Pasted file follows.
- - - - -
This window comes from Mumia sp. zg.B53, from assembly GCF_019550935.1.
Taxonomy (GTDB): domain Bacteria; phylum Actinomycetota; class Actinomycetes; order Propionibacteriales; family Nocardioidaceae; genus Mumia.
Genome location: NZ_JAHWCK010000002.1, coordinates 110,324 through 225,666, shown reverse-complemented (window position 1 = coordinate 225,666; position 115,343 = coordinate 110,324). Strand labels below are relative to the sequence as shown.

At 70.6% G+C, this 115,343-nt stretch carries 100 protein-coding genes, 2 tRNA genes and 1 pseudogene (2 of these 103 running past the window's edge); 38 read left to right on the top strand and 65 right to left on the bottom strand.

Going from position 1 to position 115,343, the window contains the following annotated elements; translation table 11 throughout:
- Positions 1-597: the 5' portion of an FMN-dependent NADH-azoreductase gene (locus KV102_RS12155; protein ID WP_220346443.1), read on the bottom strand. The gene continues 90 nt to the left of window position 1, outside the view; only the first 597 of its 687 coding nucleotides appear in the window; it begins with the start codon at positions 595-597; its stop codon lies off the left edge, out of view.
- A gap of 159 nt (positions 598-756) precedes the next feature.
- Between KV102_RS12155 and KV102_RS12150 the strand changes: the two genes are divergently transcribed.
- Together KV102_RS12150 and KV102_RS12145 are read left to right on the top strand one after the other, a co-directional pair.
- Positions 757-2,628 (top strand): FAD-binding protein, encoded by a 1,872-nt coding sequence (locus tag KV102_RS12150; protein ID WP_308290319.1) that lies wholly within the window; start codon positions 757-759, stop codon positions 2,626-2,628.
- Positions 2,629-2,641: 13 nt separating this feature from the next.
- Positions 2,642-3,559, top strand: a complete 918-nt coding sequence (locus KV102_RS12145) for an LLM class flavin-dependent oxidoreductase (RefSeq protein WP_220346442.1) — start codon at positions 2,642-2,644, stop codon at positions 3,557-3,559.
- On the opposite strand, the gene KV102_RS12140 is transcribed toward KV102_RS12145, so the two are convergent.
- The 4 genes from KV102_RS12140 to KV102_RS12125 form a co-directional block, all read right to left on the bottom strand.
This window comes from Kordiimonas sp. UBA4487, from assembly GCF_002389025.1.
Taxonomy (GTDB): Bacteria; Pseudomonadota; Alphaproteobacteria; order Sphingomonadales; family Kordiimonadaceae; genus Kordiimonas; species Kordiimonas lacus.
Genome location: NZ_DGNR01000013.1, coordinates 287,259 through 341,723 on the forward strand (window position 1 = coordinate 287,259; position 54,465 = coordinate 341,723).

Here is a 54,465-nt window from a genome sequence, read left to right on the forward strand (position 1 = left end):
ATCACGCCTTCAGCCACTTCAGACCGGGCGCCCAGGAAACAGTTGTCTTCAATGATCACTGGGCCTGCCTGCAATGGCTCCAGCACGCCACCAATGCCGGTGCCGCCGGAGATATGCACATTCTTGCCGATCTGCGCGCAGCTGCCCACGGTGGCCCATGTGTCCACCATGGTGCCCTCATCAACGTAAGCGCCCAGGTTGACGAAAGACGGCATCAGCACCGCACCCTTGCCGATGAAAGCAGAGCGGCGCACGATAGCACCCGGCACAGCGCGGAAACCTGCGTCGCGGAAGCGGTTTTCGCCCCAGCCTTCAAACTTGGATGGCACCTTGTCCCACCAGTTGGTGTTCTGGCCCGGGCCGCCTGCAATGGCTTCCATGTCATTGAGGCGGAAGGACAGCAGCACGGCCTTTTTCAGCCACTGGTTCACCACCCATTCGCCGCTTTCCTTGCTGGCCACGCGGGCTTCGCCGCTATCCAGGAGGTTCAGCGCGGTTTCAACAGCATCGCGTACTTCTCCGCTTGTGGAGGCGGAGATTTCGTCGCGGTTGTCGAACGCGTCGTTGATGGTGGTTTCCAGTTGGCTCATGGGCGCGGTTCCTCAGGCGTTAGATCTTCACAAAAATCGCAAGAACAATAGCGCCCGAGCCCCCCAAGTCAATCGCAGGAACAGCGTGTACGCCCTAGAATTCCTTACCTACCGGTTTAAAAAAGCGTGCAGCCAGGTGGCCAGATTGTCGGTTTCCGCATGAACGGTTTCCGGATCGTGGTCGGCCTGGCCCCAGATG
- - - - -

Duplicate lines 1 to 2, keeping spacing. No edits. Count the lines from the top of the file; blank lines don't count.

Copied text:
This window comes from Mumia sp. zg.B53, from assembly GCF_019550935.1.
Taxonomy (GTDB): domain Bacteria; phylum Actinomycetota; class Actinomycetes; order Propionibacteriales; family Nocardioidaceae; genus Mumia.